- Confusion and anxiety: A pervasive sense of confusion and anxiety can develop as they struggle to reconcile their experiences with the contradictory messages they receive from the unintentional gaslighter.
Are You Unintentionally Gaslighting Someone?
To find out if you are unintentionally gaslighting someone, check out these signs:
- The other person frequently questions your version of reality, and you’re unsure why you felt compelled to persuade them with a fabricated story.
- You experience a strong desire to prove the other person wrong, even when you’re fully aware that they are right.
- Driven by envy of the other person’s popularity or perceived superiority, you aim to discredit them by proving them wrong.
- To cope with feelings of inferiority or low self-esteem, you attempt to put the other person down, knowing they won’t resist too much. (Research confirms that low self-esteem and depression are strongly related.)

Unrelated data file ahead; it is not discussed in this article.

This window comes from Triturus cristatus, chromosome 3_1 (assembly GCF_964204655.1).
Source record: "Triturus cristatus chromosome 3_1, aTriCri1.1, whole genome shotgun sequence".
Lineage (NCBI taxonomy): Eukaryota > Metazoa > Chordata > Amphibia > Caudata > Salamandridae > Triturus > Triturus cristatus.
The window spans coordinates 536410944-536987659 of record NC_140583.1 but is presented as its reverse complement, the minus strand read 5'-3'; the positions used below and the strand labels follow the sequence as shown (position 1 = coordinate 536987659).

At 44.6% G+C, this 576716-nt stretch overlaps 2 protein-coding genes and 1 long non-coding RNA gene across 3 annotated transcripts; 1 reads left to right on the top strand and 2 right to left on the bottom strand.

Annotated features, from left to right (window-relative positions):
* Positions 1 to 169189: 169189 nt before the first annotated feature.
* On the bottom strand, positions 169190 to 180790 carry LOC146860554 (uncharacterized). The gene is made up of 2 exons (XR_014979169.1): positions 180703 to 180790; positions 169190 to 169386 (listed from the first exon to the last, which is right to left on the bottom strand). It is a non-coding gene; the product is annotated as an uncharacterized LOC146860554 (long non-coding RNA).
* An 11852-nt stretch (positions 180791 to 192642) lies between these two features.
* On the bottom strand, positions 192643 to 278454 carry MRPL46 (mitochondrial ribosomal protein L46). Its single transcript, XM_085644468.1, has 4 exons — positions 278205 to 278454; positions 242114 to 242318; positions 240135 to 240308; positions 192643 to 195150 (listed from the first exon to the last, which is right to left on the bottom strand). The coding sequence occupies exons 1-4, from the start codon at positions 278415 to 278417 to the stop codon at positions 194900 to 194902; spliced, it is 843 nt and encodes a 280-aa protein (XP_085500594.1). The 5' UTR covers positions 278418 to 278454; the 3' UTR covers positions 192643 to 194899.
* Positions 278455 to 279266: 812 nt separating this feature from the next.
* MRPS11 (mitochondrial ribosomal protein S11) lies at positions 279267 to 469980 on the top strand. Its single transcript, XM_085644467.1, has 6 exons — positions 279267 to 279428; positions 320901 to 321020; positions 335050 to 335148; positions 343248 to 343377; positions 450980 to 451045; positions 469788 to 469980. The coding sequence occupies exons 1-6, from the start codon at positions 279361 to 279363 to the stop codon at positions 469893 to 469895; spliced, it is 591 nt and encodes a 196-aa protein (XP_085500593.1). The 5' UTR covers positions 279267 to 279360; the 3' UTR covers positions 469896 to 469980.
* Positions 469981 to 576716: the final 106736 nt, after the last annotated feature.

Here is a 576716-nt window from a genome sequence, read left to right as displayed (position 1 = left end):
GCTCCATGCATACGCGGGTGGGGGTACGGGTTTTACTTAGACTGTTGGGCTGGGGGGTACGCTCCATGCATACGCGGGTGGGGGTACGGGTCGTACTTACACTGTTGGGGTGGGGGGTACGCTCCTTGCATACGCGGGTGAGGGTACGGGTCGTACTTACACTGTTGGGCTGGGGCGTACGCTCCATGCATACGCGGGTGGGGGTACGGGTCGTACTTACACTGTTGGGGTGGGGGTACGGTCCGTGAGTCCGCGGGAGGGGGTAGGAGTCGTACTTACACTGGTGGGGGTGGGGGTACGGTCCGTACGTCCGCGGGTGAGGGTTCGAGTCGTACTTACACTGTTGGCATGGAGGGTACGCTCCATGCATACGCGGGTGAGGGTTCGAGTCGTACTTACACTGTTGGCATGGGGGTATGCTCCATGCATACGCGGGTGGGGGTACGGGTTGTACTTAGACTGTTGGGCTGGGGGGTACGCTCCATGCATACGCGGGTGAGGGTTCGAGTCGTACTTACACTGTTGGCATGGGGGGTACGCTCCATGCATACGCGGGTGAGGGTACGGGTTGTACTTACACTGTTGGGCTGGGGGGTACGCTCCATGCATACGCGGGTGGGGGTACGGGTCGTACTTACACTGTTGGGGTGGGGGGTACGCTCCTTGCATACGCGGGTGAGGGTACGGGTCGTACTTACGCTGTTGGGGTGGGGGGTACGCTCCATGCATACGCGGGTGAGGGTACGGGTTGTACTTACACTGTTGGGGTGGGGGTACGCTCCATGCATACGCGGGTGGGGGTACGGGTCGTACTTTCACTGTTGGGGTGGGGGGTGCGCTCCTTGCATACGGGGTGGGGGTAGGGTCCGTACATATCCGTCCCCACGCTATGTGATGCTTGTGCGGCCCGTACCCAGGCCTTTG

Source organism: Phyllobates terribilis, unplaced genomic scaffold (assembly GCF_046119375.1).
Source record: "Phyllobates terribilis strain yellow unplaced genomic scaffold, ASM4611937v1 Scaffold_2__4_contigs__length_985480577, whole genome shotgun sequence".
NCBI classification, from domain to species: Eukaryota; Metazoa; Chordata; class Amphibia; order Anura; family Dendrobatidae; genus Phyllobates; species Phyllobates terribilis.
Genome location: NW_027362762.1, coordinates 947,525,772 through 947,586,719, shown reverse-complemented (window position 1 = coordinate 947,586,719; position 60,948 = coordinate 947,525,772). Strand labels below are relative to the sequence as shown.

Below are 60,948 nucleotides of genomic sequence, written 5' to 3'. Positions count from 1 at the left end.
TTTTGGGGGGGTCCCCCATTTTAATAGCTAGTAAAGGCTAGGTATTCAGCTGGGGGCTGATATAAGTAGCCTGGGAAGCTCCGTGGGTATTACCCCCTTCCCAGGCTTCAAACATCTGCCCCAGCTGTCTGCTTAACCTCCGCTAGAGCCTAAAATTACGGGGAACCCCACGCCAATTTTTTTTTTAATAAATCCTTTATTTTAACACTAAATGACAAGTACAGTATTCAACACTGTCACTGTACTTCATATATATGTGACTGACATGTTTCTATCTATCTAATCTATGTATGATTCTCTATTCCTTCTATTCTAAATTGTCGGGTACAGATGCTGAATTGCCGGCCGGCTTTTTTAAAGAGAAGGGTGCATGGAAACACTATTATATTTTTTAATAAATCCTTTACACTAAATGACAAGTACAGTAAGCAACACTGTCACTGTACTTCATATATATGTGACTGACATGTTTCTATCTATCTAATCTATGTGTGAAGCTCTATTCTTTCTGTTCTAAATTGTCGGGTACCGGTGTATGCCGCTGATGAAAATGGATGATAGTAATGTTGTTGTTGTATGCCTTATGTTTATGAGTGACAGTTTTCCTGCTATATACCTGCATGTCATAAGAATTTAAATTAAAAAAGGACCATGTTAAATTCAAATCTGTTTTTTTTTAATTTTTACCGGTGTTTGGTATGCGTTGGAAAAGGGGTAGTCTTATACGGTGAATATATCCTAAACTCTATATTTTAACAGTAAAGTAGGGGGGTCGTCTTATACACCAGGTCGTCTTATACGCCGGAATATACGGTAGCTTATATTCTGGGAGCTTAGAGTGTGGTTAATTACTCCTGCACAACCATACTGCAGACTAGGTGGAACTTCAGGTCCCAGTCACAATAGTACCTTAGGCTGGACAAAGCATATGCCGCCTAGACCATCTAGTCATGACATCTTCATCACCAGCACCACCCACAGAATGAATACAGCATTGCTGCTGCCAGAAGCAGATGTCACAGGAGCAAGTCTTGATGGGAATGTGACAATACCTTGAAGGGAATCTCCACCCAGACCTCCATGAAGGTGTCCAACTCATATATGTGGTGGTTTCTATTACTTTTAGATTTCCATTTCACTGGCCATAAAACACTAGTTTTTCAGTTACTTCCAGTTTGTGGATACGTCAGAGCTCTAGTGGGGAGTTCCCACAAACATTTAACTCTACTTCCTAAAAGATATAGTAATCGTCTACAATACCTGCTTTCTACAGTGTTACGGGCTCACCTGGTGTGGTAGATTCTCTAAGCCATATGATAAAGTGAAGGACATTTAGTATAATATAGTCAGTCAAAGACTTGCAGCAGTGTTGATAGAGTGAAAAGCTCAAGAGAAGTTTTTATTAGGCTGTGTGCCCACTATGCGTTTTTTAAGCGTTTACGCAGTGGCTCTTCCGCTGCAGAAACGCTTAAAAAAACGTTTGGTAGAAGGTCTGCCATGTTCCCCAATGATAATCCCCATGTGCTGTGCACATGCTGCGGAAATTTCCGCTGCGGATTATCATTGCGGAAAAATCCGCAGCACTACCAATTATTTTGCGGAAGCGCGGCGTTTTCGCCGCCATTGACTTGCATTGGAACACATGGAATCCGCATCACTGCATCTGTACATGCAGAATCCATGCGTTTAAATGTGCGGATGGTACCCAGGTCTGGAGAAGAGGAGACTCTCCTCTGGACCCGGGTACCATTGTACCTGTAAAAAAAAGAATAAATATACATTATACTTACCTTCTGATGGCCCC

- You unknowingly mirror the behavior of a parent who often lovingly corrected your other parent, by frequently pointing out their mistakes.
- You emotionally manipulate them by suggesting that you may harm yourself if they don’t comply with your wishes.
- You notice the other person in your relationship begins to lose confidence, acts confused or paranoid, doubts their own sanity, and increasingly relies on you for even minor decisions.
Remember, you could be the gaslighter you’re looking for in others.
How To Stop Unintentional Gaslighting?
Here is how to respond to gaslighting when it is unintentional: